TL;DR: and obligatory advice:
Don't do this. There are too many problems with this whole design. Even if the spec is much clearer in your head than it is in this description, you just don't understand what is involved in designing a system like this. Rolling your own cryptosystem isn't quite so bad an idea as rolling your own crypto primitives, but it's still a very bad idea unless you have an excellent understanding of applied cryptography. Cryptography is hard! For example, the SSL/TLS protocol that is used to secure everything from this website to international banking is currently on its sixth released version (and everything before the fifth is deprecated as unsafe), because even in widely-used protocols designed by experts, people keep finding problems with the old ones.
If you want to create yet another end-to-end encrypted (E2EE) messaging app, do yourself a favor and just adopt the excellent, and open-source, Signal protocol, or something descended from it and similarly well reviewed/audited. This protocol is already the basis of the Signal and WhatsApp messaging apps, optionally used by other apps like Skype and Facebook Messenger, and its design principles are the bases of some other apps (like Telegram and Wire) and protocols (like Matrix).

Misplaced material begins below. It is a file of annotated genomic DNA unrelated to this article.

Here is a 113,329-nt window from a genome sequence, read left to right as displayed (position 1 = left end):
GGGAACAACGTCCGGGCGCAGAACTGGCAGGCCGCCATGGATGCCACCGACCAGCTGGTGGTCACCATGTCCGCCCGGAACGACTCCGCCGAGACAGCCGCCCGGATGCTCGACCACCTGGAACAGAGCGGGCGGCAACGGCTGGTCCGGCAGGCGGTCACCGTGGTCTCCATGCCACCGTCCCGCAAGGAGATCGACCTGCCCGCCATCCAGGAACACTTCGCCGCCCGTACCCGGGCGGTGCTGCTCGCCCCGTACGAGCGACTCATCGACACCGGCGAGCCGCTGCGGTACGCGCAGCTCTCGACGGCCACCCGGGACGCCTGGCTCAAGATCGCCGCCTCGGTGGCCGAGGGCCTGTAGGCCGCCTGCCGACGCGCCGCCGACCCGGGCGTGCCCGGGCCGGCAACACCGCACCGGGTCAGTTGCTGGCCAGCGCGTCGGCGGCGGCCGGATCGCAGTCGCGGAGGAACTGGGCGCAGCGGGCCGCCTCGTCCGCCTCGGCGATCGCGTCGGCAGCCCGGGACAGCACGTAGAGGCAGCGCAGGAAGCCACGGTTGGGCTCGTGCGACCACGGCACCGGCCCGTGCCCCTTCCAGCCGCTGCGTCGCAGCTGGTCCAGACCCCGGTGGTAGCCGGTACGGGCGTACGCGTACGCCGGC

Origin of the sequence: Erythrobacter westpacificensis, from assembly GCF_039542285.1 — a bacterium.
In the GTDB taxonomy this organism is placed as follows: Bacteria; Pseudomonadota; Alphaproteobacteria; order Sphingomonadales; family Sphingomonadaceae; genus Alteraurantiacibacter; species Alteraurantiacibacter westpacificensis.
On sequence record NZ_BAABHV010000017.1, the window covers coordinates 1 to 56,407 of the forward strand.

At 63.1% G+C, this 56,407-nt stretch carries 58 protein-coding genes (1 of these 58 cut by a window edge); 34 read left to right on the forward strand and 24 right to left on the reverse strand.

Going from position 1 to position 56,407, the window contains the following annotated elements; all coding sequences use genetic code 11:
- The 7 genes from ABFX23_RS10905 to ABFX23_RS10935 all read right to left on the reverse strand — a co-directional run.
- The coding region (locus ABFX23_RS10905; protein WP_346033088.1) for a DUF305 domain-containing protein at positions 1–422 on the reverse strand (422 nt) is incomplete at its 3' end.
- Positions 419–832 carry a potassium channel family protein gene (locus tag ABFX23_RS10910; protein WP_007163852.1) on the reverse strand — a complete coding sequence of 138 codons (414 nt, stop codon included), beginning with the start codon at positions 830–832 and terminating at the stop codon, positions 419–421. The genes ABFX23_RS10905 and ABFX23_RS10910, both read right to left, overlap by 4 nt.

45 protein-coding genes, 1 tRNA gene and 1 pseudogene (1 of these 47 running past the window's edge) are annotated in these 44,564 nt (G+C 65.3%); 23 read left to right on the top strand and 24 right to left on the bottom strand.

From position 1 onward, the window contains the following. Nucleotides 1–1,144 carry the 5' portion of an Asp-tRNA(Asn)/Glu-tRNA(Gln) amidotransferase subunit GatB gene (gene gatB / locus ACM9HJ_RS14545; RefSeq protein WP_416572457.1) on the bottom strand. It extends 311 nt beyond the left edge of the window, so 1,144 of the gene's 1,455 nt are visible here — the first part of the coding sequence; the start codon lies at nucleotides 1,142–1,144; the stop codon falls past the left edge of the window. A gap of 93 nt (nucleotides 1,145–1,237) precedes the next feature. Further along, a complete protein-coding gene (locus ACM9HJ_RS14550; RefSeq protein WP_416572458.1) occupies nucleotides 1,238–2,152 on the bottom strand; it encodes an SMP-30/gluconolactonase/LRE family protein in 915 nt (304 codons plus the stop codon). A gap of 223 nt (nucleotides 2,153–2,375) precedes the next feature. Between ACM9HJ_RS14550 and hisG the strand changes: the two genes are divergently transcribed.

There are a bunch of problems, or at least confusing errors, with this scheme.
Send Public Key to Server (AWS)
Is there any way for a user to verify another user's public key? Or does that not even come up, in this system? If your encryption relies on the server in the middle being trustworthy, that can technically be end-to-end encryption but it misses the "zero-trust" property that is usually desired of E2EE systems.
Using another Key pair server will encrypt and store public key
Why encrypt the public key? It's... public. Literally everybody is allowed to know what it is, that's the point of public keys. Also when you say "another Key pair" do you mean one that the server has generated?
When Another user wants to send message server will provide encrypted public key and another user will encrypt with his private key
Two problems here.
First of all, you say "server will provide encrypted public key". Whose public key is that (the sender's? the server's? the recipient's?)? Whose key was used to encrypt it (and therefore can decrypt it)? And again, why is it encrypted at all?